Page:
|The biggest question surrounding this brilliant disc is why it languished for nearly five years before it was released to American markets. Recorded between May and October of 1999, Bakida continues with the same Sand Trio that made such a strong impression on 3 Trios (Nguyen Le, electric, acoustic, & electroacoustic guitars, computer editing, programmed synths, mandolin, and bendir; Renaud Garcia-Fons, acoustic 5 string bass; and Tino di Geraldo, drums, pandeiros, tablas, cajon, and palmas). They're here augmented by some world-class guests including Chris Potter (tenor sax), Paolo Fresu (trumpet), and Jon Balke (piano), as well as others not so well known but equally accomplished: Carles Benavent (electric 5 string bass), Karim Ziad (gumbri karkabous, bendir, tarija, vocals), Hao Nhien Pham (meo & sao flutes, vocals), Kudsi Erguner (ney flute), and Illya Amar (marimba, tuned gongs). Hailing from countries as diverse and geographically separated as Vietnam, France, Algeria, Italy, Turkey, Norway, USA, and Spain, this mélange of world musicians creates a mysterious, mesmeric aural signature, bringing to mind the harsh austerity and stark beauty of desert landscapes. There's also a richness of coloration that stunningly evokes the kind of red-rock wilderness one encounters, say, in Monument Valley or Capital Reef National park. But the vibe (primarily) suggests North Africa, Southern Spain, and the Middle East, not the American Southwest, and to a lesser extent the vast steppes of Asia and the Arctic regions of Scandinavia.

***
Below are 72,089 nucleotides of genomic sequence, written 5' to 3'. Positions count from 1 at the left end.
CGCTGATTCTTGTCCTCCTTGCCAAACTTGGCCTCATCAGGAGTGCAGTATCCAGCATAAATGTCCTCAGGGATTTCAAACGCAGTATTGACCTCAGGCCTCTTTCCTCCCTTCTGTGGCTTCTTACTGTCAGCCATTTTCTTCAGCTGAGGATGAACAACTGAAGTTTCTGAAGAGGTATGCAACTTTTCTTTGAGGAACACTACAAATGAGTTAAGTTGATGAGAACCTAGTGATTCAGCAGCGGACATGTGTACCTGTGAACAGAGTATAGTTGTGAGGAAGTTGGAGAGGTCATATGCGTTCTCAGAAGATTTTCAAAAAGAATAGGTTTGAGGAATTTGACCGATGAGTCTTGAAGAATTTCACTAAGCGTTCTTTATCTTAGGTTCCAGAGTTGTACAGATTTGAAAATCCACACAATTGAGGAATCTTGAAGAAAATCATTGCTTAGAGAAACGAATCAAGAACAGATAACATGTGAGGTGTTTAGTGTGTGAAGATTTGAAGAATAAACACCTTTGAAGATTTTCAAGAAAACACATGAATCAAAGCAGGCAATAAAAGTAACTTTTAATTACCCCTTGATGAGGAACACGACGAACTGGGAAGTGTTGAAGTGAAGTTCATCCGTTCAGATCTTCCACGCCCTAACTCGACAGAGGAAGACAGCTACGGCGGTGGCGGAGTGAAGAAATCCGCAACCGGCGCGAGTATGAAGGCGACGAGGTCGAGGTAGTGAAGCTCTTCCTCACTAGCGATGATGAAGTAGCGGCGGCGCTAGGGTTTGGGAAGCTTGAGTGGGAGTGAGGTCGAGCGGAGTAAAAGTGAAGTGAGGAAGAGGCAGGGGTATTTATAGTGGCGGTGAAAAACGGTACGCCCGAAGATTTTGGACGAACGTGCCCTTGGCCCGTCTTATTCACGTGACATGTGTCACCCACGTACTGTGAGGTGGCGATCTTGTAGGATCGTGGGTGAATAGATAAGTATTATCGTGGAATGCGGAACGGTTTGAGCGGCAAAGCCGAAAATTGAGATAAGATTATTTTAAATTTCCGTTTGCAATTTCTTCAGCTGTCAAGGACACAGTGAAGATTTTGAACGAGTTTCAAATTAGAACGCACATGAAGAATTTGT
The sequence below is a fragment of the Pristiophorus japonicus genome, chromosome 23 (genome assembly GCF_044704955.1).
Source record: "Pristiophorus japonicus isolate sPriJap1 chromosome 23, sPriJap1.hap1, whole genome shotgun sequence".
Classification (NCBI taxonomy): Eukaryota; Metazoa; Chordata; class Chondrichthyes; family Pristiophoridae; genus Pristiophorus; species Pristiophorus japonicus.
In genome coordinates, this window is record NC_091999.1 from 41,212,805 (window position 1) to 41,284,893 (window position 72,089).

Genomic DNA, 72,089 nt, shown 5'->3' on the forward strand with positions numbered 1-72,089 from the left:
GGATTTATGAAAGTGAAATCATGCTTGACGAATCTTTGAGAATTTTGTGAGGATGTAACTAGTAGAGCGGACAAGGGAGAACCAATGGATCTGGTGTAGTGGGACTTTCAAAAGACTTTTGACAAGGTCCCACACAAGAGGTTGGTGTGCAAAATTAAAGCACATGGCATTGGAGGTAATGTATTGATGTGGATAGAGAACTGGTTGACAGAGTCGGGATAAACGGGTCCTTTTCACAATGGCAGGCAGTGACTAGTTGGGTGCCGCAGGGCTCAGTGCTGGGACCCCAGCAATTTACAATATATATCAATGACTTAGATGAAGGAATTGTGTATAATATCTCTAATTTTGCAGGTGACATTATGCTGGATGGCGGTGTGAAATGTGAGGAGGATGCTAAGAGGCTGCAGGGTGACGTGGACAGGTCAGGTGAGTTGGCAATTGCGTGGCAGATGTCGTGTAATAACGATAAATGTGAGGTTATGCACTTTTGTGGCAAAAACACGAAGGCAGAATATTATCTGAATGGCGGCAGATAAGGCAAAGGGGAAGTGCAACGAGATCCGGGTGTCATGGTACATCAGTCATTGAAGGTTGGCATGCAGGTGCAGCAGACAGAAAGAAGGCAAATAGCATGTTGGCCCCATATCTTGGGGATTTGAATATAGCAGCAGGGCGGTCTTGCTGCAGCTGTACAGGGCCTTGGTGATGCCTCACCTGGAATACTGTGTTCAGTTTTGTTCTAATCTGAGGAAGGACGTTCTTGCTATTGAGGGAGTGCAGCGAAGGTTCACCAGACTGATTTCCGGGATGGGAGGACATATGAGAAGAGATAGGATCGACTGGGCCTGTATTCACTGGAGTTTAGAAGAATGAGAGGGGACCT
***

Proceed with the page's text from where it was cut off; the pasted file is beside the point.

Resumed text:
Perhaps the leader says it best in the liner notes to this disc: "I like to think of this record as a banquet, to which each guest has come through his own way, to converse about nearness and distance, sweet and salt . . . Then, if emotions are in tune, secret connections come into light and music can become a universal language. Each course of this banquet has been concocted for each guest, and one may relish some unexpected encounters: with Turkey, Norway, America, Spain, Sardinia, Algeria, and Vietnam, of course. Thus the melodies will be transfigured by those who sing them. Unlike Tales from Vietnam or Maghreb & Friends, Bakida does not deal with a specific culture. I rather see it as a synthesis of attainments and emotions, an inner motion that bears so many influences and dreams. May all those colors, accents, and spices gather in a sincere and single voice, like a middle path between the streams of cultures: West and East, middle and extreme, South and North, radiant and magnetic."
Please excuse the lengthy quote, but I couldn't say it any better. Surly one of a handful of truly great world jazz discs ever recorded. Absolutely not to be missed.